Saturday, May 2, 2015

More Sight Words

After posting about how I practice and assess sight word fluency in my class {HERE}, I remembered about these practice sheets I created as a way for my students to independently practice. I wanted to tell you about them as well because I think they are a great resource for students, for many different reasons.

Reason #1: They are independent. I have mine in page protectors in 3 prong folders. They are left out as an early finisher activity or quiet time activity (I do this after lunch every day for 10 minutes). I sorted them into four different folders so they are a quick grab for students. They really enjoy writing on them with dry erase markers. I also have a bunch of the vis-a-vis wet erase markers from the days of overhead projectors that I let them use. They really like these, too, because I have different colors and they are fine point. I sometimes make these a literacy station as well.

Reason #2: They provide spelling practice of these words. I was beginning to notice that my students were getting better and better at recognizing these sight words, but could not spell them. I thought that if they had practice they might get better. I was right!

Reason #3: Handwriting practice! I don't know about your class, but at the beginning of the year, my kiddos could not (or would not) write properly on the lines. Their writing was a hot mess! These practice sheets have the words typed for the students to see how the words should be written correctly and dotted lines for them to trace the words. They also have the words typed in boxes so they can see tall letters, short letters, and letters that hang low. The space beside that is for the students to apply on their own. Handwriting has gotten so much better in my class. If I have a student who needs practice, or doesn't understand the sizes of letters, I pull this out and give them more practice.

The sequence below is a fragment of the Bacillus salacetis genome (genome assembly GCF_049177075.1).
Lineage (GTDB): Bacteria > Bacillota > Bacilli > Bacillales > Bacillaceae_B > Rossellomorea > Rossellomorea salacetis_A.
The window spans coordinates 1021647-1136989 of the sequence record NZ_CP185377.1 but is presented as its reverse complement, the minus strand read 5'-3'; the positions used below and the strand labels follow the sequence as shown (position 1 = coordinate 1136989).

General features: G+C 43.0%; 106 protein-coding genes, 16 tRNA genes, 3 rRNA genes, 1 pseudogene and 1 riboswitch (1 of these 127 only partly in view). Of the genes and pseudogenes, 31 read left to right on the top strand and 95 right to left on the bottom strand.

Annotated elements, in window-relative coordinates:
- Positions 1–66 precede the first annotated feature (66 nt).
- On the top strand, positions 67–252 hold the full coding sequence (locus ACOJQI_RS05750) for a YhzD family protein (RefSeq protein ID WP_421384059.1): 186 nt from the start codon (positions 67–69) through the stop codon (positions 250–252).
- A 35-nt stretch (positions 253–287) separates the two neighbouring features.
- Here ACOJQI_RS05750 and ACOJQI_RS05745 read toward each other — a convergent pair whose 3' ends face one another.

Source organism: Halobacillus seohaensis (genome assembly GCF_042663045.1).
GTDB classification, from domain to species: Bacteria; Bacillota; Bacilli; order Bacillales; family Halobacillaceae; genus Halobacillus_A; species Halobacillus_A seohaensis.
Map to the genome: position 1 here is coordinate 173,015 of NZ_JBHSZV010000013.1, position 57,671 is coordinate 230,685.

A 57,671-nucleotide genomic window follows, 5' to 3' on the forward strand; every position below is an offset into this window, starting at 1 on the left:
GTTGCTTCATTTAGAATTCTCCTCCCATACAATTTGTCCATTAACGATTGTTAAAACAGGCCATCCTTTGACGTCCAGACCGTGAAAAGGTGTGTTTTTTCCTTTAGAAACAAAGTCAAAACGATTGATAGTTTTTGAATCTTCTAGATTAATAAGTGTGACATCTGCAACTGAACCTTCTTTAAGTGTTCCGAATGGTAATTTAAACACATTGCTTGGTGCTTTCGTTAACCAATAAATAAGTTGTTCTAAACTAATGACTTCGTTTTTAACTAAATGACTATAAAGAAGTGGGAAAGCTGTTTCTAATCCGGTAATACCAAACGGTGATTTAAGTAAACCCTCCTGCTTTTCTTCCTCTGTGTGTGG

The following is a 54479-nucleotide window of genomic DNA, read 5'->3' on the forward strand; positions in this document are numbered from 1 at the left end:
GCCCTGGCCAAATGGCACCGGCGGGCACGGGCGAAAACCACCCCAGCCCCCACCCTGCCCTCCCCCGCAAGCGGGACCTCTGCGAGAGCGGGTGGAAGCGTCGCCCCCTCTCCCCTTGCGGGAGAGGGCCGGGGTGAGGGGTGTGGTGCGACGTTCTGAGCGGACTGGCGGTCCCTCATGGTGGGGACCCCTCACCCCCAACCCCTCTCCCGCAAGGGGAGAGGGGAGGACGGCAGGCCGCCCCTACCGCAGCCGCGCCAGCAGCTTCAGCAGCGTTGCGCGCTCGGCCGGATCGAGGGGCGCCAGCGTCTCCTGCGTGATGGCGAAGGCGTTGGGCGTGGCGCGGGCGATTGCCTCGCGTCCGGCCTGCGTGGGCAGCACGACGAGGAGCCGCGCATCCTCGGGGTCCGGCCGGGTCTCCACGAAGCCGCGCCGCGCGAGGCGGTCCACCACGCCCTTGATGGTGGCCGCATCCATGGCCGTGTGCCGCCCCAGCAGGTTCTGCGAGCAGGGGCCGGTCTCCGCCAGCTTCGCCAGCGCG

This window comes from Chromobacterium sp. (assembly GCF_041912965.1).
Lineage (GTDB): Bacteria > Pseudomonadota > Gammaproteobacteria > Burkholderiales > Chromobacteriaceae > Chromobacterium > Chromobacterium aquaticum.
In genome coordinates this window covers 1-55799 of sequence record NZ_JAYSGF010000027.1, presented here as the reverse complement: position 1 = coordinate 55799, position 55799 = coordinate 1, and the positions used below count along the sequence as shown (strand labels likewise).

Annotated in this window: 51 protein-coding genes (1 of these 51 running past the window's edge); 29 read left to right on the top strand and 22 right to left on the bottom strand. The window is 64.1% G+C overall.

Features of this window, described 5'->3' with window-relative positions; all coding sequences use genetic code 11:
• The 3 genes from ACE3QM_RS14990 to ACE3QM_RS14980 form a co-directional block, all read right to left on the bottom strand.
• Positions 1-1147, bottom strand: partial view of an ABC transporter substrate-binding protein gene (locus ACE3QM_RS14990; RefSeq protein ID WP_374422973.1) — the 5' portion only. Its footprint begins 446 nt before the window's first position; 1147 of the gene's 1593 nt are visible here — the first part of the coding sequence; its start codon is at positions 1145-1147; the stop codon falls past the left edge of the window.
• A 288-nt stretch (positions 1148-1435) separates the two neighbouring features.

Reason #4: Each page also has the word used in a sentence. This is a fabulous way for students to apply the word in a complete sentence. My principal always tells us that it's not enough to just memorize the sight words, but that they need to be applied as well. Here you go! The sentences are written for the students, but that's because I wanted them to see a properly written sentence. You know - the ones that makes sense, use capital  letters properly, and have end punctuation. They have the dotted letters so they can be traced. Once the kiddos get better at reading, these sentences can be used for fluency practice, too.

Reason #5: When I first created these, I really wanted a tactile part. I didn't want it to be all handwriting practice. I added the blank boxes at the bottom for this purpose. My thought was the students could use letter tiles to spell  the words. I didn't have any so I went on Amazon and purchased some. Later, I thought the kiddos could use wiki sticks or magnet letters. Well, I have all of these placed with the folders, but they still just write the word in the spaces at the bottom. Maybe I need more touch sensory than my kiddos, who knows. I will keep reminding them of their options. 

Reason #6: Remediation. I haven't done this too much until recently. I just got a new student in my class who needs a little remediation with sight words. I try to meet with her daily for just a few minutes to practice reading. Since I already have these created, I just grab a folder and practice with her. I have her point to and say each letter and then drag her finger under the word, saying it altogether. We practice reading the sentence and writing the word. She uses the magnet letters to spell the word in the bottom.

Here are a few pictures of some of my kiddos working on this during literacy stations.
I love that it is always the go to during quiet time, too. Keep on practicing little ones.

If this is something you might be interested in, you can purchase it from my TPT store {HERE}

Update: I have also made these for the Dolch Preprimer, Primer and 1st Grade word lists. You can find them in my TPT store.

Best wishes!

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